Cineplex Digital is headquartered in London, Ontario, and has supplied roughly 33,000 advertising screens to various retailers around the world, including Tim Hortons and McDonalds restaurants and banks.  The feeling in the advertising community is that, in today’s world, advertising must be flashy and kinetic in order to get people’s attention and keep it away from social media.

Recently, Sport Check opened a store in the West Edmonton mall that has over 800 screens in the store.  These allow you wave a shoe in front of the screen in order to get more information about the shoe (or other items).  Screens in store also allow you to interact with them and personalize your team jersey or see photos mailed in to the store from local community sports teams.  The rest of the screens flash advertising from many different manufacturers, hoping that you’ll spot something that interests you.

Cineplex Digital is looking to further advance this kind of advertising, using mobile devices.  Installed apps would communicate with the store’s computers and provide you personalized ads either on your phone or on the screens.  It could provide customers with suggestions that complement their shopping by providing other products related to the store.

Services like this not only provide customers with additional suggestions, but they also cut down on the perceived wait times at stores.  Just yesterday, I was in line at a local Pizza Pizza showing movie trailers on one of its digital boards.  I stood and watched the trailers and hardly noticed the time it took to get the order ready.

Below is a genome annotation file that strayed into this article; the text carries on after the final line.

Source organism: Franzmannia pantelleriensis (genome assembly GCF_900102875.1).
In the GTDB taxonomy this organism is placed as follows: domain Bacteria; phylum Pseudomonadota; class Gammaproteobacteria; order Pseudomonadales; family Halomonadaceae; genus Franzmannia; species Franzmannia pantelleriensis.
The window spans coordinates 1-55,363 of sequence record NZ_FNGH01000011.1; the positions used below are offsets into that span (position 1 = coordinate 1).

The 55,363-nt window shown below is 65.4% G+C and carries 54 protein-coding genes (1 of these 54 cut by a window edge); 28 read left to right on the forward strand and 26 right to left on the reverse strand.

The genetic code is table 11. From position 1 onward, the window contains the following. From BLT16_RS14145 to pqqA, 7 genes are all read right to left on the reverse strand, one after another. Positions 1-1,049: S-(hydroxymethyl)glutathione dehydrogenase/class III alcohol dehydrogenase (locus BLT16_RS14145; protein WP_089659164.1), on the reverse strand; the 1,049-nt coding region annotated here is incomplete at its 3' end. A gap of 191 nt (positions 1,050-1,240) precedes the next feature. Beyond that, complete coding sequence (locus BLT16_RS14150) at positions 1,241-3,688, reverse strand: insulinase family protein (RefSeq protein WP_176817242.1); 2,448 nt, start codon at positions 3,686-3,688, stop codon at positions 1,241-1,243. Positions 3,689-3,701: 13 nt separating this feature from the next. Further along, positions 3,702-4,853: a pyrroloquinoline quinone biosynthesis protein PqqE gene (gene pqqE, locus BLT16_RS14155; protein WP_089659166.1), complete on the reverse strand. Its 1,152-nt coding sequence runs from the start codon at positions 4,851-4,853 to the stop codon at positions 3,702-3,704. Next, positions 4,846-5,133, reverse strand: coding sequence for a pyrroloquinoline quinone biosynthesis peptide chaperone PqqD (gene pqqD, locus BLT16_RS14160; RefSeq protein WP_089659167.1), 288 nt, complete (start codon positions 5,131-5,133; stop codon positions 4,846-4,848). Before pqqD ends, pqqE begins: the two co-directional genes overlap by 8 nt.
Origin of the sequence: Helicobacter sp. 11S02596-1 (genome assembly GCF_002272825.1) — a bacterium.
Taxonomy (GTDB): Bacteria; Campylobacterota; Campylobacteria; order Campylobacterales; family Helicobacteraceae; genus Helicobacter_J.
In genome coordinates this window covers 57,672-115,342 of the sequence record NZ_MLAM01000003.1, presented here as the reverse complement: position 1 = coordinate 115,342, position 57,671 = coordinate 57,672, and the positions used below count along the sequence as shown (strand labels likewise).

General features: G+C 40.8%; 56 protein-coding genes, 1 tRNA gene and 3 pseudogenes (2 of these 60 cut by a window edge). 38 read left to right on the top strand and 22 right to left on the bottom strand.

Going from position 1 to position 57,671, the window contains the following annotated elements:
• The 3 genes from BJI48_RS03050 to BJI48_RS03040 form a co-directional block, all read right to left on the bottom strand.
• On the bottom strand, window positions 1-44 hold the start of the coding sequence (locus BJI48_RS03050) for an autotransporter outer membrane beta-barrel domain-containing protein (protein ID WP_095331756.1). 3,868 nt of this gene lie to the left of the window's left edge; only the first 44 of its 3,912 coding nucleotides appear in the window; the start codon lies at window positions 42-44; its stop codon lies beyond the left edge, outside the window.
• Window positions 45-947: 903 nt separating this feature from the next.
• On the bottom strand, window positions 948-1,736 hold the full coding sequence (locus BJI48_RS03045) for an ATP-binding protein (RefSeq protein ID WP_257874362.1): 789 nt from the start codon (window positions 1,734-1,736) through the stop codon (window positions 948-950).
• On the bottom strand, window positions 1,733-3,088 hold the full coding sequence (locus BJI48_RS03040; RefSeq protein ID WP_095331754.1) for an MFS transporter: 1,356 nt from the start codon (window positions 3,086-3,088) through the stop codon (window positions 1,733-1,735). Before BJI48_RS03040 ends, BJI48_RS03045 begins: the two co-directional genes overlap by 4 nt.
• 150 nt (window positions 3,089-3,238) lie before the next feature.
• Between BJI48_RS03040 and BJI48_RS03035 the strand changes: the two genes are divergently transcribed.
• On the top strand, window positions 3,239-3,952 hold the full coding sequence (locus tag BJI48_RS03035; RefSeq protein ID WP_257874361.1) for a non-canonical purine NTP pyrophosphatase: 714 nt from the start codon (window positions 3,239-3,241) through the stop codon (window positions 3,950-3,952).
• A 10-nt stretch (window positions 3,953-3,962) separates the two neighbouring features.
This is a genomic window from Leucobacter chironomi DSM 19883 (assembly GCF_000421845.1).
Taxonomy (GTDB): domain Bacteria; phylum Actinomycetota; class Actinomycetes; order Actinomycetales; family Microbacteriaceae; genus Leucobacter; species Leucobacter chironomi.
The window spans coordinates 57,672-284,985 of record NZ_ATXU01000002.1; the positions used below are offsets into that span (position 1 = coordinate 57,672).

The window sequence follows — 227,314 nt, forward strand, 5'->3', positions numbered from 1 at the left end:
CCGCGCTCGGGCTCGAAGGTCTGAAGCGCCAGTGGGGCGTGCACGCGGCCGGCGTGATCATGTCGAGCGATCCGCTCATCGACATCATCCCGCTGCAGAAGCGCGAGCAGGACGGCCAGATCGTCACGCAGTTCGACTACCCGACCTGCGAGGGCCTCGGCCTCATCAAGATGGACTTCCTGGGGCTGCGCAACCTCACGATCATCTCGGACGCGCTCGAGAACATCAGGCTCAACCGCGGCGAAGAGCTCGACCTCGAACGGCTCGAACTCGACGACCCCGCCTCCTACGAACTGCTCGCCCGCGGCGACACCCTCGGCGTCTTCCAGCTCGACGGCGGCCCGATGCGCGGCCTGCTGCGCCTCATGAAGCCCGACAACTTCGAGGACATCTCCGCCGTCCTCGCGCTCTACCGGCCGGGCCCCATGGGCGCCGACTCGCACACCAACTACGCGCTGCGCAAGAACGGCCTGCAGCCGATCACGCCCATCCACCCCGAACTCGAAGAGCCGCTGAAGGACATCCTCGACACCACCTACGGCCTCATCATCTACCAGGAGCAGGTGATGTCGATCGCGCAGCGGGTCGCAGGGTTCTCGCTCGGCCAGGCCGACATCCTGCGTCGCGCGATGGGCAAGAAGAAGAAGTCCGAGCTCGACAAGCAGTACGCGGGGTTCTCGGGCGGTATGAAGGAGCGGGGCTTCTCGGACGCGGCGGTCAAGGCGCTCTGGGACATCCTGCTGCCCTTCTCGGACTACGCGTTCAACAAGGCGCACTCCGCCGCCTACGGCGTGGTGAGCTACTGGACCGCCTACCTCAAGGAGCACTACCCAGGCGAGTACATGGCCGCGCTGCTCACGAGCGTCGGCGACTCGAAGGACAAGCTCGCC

Restaurants are even getting in on the act, using digital tables which allow customers to order directly from the table top with interactive menus.  Some tables even allow for credit cards to be placed on the table in order to pay for the orders.  In the meantime, patrons can play table top games while they wait for their orders.  I’m sure it’s only a small step for tables to be able to show sporting events, or allow patrons to set up an account that tracks their orders and shows them other foods they may be interested in.

Although it may be a far cry from the retinal scans of Minority Report, the concept itself is upon us.  Depending on your views, that could be both good and bad.  I get irritated with pop-up ads everywhere, but at the same time, personalized advertising does work.  I’ve clicked on many ads that I’ve seen in my browser, leading me to something I might not otherwise have found, and I have watched digital screens while standing in line at a restaurant.  As technology moves forward, so does the advertising industry.  Regardless of how you feel about advertising, it’s clearly here to stay and we will start to see more and more of it used in creative ways.